Paraquat: A toxic chemical widely used as an herbicide (plant killer), primarily for weed and grass control. Paraquat is highly poisonous. It was first produced for commercial purposes in 1961.
The most likely route of exposure to paraquat leading to poisoning is ingestion (swallowing). Paraquat can be easily mixed with food, water, or other beverages. Paraquat poisoning is also possible after skin exposure.
The extent of poisoning caused by paraquat depends on the amount, route, and duration of exposure and the person's condition of health at the time of the exposure. Paraquat causes direct damage when it comes into contact with the lining of the mouth, stomach, or intestines. After paraquat enters the body, it is distributed to all areas of the body. Toxic chemical reactions occur throughout many parts of the body, primarily the lungs, liver, and kidneys.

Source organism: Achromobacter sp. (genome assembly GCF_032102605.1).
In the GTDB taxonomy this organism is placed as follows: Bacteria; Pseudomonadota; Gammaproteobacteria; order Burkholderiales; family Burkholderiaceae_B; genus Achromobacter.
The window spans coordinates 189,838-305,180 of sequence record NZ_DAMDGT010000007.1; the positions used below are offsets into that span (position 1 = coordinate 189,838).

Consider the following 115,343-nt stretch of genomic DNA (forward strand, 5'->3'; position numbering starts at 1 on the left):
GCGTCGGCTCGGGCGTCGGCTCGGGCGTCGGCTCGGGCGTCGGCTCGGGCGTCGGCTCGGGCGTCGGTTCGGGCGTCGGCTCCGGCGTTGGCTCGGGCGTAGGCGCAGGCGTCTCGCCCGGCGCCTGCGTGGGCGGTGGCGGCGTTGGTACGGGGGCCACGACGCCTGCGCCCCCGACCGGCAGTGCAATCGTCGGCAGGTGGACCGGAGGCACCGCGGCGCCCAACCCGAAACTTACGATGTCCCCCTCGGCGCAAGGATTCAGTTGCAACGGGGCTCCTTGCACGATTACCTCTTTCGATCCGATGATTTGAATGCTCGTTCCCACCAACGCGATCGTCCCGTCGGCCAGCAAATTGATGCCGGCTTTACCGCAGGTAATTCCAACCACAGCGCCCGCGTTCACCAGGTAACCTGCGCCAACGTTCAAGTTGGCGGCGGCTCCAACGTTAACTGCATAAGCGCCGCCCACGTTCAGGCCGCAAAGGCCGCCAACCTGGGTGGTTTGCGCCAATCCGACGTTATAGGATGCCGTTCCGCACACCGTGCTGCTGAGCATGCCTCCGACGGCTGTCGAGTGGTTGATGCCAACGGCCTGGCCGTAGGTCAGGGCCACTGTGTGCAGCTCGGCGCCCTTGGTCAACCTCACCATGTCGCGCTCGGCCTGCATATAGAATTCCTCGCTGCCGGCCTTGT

If a person survives the toxic effects of paraquat poisoning, long-term lung damage (scarring) is highly likely. Other long-term effects may also occur, including kidney failure, heart failure, and esophageal strictures (scarring of the swallowing tube that makes it hard for a person to swallow). People with high-dose exposure to paraquat are not likely to survive. See also: Paraquat lung.